Some facts on wind energy
Sir: Please permit me to provide some information on wind energy that addresses Ms. Henry’s concerns in her open letter to Premier Wynne.
All Ontarians need to know, as the Power Advisory report confirms, that wind and solar are responsible for less than 10% of the increase in consumers’ electricity bills since 2009, and that Ontario cities ranked around the middle of the pack in 2013 for electricity rates. Rising prices are mainly the result of upgrades to decades-old power plants and transmission systems.
A report by Pembina Behind the Switch: Pricing Ontario Electricity Options finds that Ontario consumers would see virtually no relief from high electricity prices if the province cancelled its support for renewable energy under the Green Energy Act. In fact, this study indicates that investing in renewable energy today is likely to save Ontario ratepayers money within the next 15 years, as natural gas prices are forecast to start to rise. Wind energy projects are seeing falling costs as new turbine technology boosts output, and economies of scale reduce production and supply costs.
To date, the balance of scientific evidence and human experience clearly concludes that wind turbines are not harmful to human health – in fact, wind energy reduces harmful air emissions and creates no harmful waste products when compared with other sources of electricity. In Ontario, wind energy projects are developed under sound guidelines, put in place by the government, to protect the health and safety of residents. As a responsible industry, we continue to monitor and examine all new credible information in the area.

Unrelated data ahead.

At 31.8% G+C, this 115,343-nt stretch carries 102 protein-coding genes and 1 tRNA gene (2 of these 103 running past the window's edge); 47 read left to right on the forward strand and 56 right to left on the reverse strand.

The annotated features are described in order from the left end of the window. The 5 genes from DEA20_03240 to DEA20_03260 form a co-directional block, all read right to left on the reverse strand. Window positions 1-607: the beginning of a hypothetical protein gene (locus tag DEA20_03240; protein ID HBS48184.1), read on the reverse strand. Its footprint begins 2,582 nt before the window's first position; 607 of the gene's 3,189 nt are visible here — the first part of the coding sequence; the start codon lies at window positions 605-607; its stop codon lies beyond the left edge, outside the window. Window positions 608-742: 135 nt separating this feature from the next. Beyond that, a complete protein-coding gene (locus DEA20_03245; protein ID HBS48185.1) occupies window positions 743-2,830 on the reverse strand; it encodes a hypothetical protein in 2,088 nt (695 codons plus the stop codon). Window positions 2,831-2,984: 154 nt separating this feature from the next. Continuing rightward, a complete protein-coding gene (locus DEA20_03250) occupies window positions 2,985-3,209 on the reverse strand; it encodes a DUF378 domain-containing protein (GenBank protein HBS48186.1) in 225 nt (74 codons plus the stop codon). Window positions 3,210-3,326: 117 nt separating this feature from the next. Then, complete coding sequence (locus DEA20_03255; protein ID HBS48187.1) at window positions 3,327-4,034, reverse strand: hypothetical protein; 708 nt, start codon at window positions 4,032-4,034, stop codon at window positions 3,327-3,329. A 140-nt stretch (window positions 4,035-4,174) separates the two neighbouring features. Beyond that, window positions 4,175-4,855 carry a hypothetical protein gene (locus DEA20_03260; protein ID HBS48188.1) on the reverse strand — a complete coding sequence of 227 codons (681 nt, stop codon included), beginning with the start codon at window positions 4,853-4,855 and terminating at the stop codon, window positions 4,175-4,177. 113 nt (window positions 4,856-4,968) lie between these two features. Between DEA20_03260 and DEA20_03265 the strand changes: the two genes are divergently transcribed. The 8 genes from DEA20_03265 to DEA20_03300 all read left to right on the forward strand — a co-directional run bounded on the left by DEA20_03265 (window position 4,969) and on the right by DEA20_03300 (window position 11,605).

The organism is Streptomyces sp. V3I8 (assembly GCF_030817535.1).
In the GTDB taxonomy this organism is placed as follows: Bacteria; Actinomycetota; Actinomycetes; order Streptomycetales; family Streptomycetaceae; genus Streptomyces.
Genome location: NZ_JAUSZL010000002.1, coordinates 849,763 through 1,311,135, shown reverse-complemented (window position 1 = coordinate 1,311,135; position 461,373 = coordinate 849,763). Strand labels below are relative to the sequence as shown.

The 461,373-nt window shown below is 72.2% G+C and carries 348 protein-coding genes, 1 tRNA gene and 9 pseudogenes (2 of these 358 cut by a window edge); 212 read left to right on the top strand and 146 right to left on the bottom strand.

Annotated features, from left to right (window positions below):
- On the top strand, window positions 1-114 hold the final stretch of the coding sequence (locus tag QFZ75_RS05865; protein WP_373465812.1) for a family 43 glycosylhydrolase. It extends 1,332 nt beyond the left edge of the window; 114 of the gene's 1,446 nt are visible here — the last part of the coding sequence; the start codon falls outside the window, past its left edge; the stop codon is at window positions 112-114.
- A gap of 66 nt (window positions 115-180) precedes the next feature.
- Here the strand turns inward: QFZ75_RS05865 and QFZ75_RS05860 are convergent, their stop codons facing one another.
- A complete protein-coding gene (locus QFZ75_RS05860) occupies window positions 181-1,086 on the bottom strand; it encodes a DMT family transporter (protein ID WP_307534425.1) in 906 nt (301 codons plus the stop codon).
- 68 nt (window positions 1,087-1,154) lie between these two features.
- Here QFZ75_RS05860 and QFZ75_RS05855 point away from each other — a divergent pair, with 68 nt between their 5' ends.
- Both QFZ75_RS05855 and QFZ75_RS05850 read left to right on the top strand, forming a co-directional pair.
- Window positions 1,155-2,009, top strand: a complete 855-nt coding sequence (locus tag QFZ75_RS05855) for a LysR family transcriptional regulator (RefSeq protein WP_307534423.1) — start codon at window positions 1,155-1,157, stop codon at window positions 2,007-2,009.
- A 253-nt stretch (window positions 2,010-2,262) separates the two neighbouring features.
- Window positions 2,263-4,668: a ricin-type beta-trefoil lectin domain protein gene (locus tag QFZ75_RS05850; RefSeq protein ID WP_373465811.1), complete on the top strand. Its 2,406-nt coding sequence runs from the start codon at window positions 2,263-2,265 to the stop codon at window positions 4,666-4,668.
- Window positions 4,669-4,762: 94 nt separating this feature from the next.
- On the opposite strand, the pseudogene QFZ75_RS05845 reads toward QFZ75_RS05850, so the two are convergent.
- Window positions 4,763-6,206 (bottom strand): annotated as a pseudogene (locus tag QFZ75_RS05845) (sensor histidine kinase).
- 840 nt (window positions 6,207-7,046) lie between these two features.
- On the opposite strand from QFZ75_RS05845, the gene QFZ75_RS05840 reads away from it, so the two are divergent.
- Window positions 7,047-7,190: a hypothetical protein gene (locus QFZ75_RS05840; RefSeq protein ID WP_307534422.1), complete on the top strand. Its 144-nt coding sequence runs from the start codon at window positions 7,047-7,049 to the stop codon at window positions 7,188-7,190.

Regional Director, Ontario
Canadian Wind Energy Association
Bump in the road not to blame
Sir: Re: Observer article “Horse dragged down roadway.”
As an experienced horseperson, having trained and shown hunters and jumpers on the “A” Circuit for several years, and hauling horses over many thousands of miles across Canada and the U.S., I can say with 100% certainty that the horse falling out of the back of its trailer, after encountering a bump in the road, is not the fault of a bump in the road but, rather, it lies with whomever loaded the horse onto that trailer.
If all it took was a bump in the road to cause an unfortunate accident such as this, I'd have had horses worth hundreds of thousands of dollars dragged down various roads all over North America.
I’d guess the tailgate was not locked securely (or at a all), a basic safety precaution when hauling horses. Furthermore, in a safe trailer environment, the horse would be secured by not only a lead to its halter, but by a steel bar in behind it so that if something like the back door popping open happens, the horse is still relatively secure in the trailer, in a standing-stall, snug situation.
This article is obviously trying to use this unfortunate accident to place fault on the roads. While the roads may need repairing, the fault of this accident lies squarely on the person hauling the horse.